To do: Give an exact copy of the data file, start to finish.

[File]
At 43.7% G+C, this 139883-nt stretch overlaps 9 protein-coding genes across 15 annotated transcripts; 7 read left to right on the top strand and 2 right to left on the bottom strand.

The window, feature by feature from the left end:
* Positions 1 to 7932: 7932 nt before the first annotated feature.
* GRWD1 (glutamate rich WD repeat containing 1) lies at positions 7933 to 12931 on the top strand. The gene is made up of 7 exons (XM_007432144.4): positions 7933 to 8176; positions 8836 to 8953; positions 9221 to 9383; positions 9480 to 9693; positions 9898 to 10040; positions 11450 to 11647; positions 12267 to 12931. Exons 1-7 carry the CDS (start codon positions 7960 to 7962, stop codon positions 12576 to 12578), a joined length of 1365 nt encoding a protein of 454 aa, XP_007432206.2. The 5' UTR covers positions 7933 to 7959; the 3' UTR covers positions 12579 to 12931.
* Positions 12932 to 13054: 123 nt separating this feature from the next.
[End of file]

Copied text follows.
At 43.7% G+C, this 139883-nt stretch overlaps 9 protein-coding genes across 15 annotated transcripts; 7 read left to right on the top strand and 2 right to left on the bottom strand.

The window, feature by feature from the left end:
* Positions 1 to 7932: 7932 nt before the first annotated feature.
* GRWD1 (glutamate rich WD repeat containing 1) lies at positions 7933 to 12931 on the top strand. The gene is made up of 7 exons (XM_007432144.4): positions 7933 to 8176; positions 8836 to 8953; positions 9221 to 9383; positions 9480 to 9693; positions 9898 to 10040; positions 11450 to 11647; positions 12267 to 12931. Exons 1-7 carry the CDS (start codon positions 7960 to 7962, stop codon positions 12576 to 12578), a joined length of 1365 nt encoding a protein of 454 aa, XP_007432206.2. The 5' UTR covers positions 7933 to 7959; the 3' UTR covers positions 12579 to 12931.
* Positions 12932 to 13054: 123 nt separating this feature from the next.